Fibromyalgia is considered the second most common rheumatologic disorder, second to osteoarthritis. It is a disorder that causes severe, chronic pain throughout the body, as well as chronic fatigue. Secondary symptoms include sore throat, tender nodes, cognitive difficulty, and headache and sleep difficulties.
Patients often report at least 11 tender points at the side of the neck, top of the shoulder blade, outside of the hip joint, and inside the knee. Despite affecting millions, researchers do not fully understand its cause. It is thought to be caused by dysfunction at the hypothalamic-pituitary axes, a control center for endocrine and immunomodulation.
Additionally, several autoimmune system mechanisms have been associated with fibromyalgia, and the thymus plays a critical role in mediating these mechanisms. An imbalance between two lymphocytes, immune cells, which mature in the thymus, Th1 and Th2, and their local effects is thought to cause many of the symptoms associated with this disease. Th1 and Th2 cells are self-regulating. Th1 cells promote the maturation of additional Th1 cells, while suppressing the maturation of Th2 cells. Th2 self-regulates in the same way. However, Th1 cells have a pro-inflammatory effect, and inflammation is the leading cause of pain. An imbalance which promotes Th1 maturation and suppresses Th2 maturation will lead to the inflammation and pain characteristic of fibromyalgia.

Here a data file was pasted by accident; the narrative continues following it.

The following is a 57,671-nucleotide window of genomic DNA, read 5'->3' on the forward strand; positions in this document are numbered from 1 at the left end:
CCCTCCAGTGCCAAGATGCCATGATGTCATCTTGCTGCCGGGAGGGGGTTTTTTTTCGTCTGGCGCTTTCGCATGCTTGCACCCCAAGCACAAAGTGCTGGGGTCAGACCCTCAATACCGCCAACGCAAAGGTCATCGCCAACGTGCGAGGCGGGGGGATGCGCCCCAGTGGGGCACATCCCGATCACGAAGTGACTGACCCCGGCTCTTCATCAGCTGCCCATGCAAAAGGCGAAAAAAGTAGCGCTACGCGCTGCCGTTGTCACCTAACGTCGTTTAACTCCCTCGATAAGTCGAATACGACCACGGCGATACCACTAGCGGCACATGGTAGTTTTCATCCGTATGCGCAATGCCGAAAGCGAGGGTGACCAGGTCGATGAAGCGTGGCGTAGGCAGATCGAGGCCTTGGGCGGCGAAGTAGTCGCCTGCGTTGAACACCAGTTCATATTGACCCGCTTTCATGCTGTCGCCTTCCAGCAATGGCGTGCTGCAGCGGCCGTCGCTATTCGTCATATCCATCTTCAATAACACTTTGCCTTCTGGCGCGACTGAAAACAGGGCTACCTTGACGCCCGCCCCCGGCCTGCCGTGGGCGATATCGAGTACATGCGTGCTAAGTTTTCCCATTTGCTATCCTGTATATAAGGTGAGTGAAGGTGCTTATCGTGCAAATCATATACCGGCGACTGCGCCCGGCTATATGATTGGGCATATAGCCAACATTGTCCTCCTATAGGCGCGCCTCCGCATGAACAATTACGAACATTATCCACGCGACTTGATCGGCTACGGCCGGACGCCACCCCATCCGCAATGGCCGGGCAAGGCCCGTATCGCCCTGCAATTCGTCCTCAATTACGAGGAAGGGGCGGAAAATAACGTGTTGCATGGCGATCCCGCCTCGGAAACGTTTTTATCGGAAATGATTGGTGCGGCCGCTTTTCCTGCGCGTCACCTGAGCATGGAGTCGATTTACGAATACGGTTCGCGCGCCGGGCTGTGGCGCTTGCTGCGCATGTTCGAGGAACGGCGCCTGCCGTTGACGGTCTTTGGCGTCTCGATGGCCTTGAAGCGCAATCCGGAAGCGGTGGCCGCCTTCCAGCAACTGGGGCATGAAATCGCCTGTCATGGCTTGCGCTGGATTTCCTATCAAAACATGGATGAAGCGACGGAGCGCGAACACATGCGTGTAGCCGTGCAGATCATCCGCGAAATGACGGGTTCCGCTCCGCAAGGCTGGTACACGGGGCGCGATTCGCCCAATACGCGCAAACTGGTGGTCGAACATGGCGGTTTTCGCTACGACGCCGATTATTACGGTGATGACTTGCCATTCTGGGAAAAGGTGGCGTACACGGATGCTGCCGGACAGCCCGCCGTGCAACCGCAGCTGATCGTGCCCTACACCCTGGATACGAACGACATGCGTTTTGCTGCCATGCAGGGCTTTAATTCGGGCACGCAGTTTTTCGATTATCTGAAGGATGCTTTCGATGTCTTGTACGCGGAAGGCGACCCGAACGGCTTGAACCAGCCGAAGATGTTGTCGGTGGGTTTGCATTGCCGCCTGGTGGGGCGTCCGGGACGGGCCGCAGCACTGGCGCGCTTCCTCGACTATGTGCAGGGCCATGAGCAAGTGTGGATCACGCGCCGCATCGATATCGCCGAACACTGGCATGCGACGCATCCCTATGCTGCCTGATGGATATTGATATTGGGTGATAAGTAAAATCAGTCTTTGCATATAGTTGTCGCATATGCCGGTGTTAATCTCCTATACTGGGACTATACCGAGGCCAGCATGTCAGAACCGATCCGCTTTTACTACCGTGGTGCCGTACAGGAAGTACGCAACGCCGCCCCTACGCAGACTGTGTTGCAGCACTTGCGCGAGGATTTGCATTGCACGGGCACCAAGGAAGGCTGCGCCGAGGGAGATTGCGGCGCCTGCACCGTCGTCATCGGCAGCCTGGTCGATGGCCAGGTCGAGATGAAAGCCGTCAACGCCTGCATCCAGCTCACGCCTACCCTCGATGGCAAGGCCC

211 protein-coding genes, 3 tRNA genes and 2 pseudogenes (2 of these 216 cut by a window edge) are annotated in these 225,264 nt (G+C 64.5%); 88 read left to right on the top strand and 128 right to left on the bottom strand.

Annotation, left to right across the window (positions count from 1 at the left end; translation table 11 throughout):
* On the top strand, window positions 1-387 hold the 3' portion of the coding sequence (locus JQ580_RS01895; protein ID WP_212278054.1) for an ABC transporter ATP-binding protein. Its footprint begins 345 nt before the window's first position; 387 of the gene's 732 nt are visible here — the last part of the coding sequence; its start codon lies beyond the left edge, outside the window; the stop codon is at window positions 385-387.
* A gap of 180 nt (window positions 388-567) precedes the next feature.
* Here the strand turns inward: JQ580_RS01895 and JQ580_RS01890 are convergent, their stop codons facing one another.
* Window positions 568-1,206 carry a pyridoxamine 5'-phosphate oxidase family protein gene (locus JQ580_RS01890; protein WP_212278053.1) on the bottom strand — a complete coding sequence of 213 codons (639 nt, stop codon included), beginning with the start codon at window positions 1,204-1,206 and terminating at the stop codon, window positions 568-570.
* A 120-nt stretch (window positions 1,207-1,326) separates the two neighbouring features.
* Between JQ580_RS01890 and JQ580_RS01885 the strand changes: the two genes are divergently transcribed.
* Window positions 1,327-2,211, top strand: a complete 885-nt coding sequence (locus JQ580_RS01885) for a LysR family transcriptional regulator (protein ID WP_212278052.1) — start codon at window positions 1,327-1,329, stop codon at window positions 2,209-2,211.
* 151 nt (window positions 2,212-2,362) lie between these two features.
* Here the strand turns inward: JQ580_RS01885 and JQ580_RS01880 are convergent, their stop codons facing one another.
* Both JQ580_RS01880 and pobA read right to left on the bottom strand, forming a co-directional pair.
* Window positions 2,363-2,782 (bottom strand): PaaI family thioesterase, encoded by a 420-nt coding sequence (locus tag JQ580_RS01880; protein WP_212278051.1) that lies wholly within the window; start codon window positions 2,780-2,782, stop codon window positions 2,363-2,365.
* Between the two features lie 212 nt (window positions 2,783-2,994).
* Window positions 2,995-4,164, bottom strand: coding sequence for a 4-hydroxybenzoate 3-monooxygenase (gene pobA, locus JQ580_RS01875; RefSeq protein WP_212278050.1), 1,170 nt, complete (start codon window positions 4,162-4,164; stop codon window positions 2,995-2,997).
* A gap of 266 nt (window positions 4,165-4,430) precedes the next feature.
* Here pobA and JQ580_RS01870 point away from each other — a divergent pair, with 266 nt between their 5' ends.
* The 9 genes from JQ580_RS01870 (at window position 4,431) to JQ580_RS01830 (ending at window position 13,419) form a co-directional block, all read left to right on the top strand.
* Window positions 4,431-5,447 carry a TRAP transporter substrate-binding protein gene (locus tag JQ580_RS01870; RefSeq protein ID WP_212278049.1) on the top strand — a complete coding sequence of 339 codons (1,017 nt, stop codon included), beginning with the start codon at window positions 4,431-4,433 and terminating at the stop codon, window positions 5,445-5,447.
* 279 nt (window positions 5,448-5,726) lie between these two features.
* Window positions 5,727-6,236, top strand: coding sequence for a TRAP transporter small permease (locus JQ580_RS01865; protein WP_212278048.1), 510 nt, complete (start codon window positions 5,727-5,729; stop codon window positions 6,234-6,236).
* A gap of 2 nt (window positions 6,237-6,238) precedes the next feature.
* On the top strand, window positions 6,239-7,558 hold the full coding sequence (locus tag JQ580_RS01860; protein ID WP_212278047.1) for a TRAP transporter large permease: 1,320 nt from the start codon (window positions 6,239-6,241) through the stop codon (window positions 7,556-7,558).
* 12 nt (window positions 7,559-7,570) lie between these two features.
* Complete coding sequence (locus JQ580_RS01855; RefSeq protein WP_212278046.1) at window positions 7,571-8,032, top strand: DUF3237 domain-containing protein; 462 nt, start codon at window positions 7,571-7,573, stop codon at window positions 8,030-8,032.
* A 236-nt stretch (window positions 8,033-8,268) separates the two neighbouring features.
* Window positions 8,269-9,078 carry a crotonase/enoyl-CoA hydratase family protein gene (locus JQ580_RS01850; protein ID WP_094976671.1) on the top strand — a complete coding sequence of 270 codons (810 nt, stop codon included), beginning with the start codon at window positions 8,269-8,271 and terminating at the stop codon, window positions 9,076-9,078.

The thymus’ role is to maintain the appropriate balance between these two cell types. It does this though the action of cytokines (interleukins), chemicals which control the maturation process. Cells within the thymus secreting Interleukin-10 (IL-10) will suppress Th1 formation and promote Th2 formation. Cells secrete Interleukin-12 (IL-12) or another cytokine known as Tumor Necrosis Factor-alpha (TNF-a), will promote Th1 formation and suppress Th2 formation. In this way, the thymus is able to regulate the inflammatory response properly.